This is Corrosion Sister Machine Gun

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Artist Digicore
Album Without Freedom
Record Label Armalyte Industries
Artwork by Matt Buckley
Year 2010

Industrial? Hardly, though the punk angst and anarchy of the album is certainly imbued with sound-pounding and stretches of electronica, all tossed in the hopper with alternating harsh and melodic vox that overall does a fair job reminding of veteran punk faves such as Trice or Finch. The trip is one of screamo versus melancholia, an odd smelting at best; but the ride (more a journey in search of identity) is not unpleasant, especially for those who like the ear-beating of thrashcore and garage grunge as well as pure old-school destroy-the-world-before-it-destroys-us punk. The intro to the album “We Will Protect You” titillates with a tease of throw-back to rock-tinged 16-Volt like electro -- but that welcome reminiscence fades very quickly into the madness and mayhem that overall characterizes the band’s effort track to track on the forward part of the disc. The next track, “Without Freedom”, follows the intro like a tribute to democracy on a slam-dance platform, a bit more in the nature of the clamor of pots and pans than rhythm, but not unenjoyable if you like kicking the shit out of stuff in the kitchen. A few crunchy sounds thrown in for good measure and the revolution is definitely underway. “Obey!” continues the raucous progress of the album with an interesting insertion of a choral backdrop in the early going against hard-driving beats that, again, represents only the slightest diversion before the inevitable disintegration into the-world-is-fucked-up screamfest takes over once more. But that's not a bad thing. Something along the lines of the band Refused. “Cyberpunks Unite” and “Tear It Up” are the next two bangers yet they manage to blur into one punky jumping thumping nonstop thrash. “Where Were You” does nothing to stabilize the meltdown until a few minutes into the track when a strangely thoughtful beat gives us a brief sedative quality, a perspective-gathering walk ... right back to the crumbling edge where insanity waits to recapture the listener. The mash-em-up / smash-em-up advances still more on the heavily-guitared “No Rest for the Rebels” and breaks into “One of Us” that gives a nod to an industrial music set until the vigorous drumkit work and a snatch of sinister vox succumbs to the characteristic screamo from-the-gut vocals that really stand as the benchmark of this outing through most of the front production.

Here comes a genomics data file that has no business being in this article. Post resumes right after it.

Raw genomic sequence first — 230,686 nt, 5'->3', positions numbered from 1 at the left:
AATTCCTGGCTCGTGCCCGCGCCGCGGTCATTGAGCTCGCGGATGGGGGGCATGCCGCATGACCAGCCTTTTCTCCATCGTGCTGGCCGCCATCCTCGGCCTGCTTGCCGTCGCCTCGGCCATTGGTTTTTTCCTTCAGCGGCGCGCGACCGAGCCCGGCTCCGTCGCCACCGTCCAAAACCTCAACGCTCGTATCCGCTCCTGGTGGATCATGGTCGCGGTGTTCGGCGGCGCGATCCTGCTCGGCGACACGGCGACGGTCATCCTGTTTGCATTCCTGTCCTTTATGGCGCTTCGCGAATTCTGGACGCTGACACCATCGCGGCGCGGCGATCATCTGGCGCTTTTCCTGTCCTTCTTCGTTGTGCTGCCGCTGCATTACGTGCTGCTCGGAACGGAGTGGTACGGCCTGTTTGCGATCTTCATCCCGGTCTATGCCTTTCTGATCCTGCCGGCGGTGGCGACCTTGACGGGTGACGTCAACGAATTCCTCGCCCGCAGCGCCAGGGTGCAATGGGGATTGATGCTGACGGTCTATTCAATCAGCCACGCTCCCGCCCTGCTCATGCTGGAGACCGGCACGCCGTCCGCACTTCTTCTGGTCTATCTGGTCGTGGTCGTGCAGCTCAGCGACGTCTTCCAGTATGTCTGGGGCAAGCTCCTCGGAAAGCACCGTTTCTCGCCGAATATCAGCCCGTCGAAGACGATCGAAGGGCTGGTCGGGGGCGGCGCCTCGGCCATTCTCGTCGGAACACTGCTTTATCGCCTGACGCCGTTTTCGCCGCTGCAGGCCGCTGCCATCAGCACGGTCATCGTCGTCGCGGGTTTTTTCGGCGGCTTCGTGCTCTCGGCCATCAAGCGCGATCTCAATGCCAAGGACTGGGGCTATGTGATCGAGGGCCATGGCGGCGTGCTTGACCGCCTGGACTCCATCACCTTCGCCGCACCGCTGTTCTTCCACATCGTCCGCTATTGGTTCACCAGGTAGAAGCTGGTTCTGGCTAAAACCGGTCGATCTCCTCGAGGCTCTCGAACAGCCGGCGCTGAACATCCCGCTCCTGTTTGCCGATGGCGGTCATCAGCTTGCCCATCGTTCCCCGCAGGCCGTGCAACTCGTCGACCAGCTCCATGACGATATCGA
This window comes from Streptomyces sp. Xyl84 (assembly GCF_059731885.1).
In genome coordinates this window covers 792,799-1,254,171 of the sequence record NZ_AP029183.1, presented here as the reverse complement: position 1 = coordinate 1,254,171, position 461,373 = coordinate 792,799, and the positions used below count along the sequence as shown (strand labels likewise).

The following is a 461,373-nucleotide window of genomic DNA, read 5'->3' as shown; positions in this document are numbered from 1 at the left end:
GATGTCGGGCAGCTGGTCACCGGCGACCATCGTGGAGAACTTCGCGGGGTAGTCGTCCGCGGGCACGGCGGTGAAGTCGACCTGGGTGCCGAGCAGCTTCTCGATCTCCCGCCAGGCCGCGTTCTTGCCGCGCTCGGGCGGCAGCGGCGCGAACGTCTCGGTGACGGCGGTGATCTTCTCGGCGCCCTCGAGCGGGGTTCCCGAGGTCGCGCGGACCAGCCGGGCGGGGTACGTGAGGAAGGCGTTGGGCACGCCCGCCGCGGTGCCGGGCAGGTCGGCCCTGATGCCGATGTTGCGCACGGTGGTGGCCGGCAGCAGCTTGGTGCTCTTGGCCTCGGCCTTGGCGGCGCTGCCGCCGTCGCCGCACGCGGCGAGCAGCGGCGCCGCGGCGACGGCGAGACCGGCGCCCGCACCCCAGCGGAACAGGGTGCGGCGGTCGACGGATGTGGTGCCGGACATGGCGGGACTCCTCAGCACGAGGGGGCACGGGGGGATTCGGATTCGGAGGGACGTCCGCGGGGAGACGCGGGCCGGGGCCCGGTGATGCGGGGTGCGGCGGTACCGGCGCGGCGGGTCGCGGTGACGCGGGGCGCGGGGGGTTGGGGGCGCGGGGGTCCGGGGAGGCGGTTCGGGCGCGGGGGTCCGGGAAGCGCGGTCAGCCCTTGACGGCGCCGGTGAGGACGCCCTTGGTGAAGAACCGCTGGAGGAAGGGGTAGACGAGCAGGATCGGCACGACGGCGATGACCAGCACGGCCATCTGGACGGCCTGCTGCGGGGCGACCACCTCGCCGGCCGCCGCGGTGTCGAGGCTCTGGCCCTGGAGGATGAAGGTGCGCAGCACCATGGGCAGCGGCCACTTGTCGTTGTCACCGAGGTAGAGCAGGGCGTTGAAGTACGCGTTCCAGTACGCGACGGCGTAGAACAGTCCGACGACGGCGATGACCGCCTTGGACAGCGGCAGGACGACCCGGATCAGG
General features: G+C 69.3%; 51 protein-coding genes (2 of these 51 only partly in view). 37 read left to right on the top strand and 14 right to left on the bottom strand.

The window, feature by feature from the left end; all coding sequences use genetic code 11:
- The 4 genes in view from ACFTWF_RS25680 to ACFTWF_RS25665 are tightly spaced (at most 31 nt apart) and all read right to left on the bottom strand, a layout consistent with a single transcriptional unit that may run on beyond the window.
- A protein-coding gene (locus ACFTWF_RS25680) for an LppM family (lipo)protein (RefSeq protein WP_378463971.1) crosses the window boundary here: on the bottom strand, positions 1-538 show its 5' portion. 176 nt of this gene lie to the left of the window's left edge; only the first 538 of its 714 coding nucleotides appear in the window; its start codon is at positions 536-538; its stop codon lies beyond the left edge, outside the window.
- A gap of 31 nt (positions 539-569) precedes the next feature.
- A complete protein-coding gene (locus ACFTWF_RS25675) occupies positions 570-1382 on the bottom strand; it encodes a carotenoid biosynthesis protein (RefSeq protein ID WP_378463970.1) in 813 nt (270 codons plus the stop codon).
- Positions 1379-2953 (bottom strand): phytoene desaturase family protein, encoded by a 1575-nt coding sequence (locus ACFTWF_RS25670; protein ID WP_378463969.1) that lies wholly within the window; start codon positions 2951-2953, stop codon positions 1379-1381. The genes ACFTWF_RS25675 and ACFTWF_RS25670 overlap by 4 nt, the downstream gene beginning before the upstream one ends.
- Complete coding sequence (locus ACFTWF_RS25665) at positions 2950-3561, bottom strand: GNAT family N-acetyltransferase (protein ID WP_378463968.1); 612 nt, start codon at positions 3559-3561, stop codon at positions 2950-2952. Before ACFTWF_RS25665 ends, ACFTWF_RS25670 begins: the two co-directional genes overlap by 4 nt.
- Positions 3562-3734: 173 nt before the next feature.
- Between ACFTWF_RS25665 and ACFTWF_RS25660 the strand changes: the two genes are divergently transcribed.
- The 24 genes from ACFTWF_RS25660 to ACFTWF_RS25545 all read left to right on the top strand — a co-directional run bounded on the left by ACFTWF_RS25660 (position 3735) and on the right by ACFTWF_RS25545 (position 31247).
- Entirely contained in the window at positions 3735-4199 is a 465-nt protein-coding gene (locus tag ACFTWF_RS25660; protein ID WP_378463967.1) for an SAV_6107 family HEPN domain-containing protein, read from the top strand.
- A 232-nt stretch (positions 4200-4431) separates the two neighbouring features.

A turning point comes with the track “Parasite” as we get into the final turns of the disc. This one offers a quite engaging Linkin Park-type start-up that takes a quick spike into the old "harsh and noisy", then pongs back to near emo that is strangely well-placed against an electro background. The more melodic vocals make me think of the fine-throated singer of a band from a few years back known as Alaska Highway. “Chaos” caused me to drift on a nice blend of sounds, and “Your World is a Lie” was very much an impressive Static X-ish headbanger.

“We Will Fall (Remix)” by ChopChop: Maniacal and brutal are the only words for this track. Punk on steroids?? Think spiked-hair, tattoos and whiskey bottles.

“Cyberpunks Unite (2 bit edit)” finishes the album up with one of the coolest tracks, would likely work in a frantic scene in some version of “The Hills Have Eyes” … the repetitive “it’s too late” chorus really brings the feel of doom to the room. For this reviewer, a top flight outro.

IN ALL: THE last quarter or so of this album defined it for me, and made it worthwhile. You’ve really got to dig the old harsher punk styles to love Digicore and be willing to go with the faster-pace and intensity that the band sets up. Would I buy the album? Yes. Enjoy it? Yes, definitely. 3.5 (and sometimes a 4) on a 5.0 scale. Better things could be ahead if the band succeeds in carving out its true identity. This one is a bright light beginning.

-Brandon L. Clark

Rating 7 out of 10

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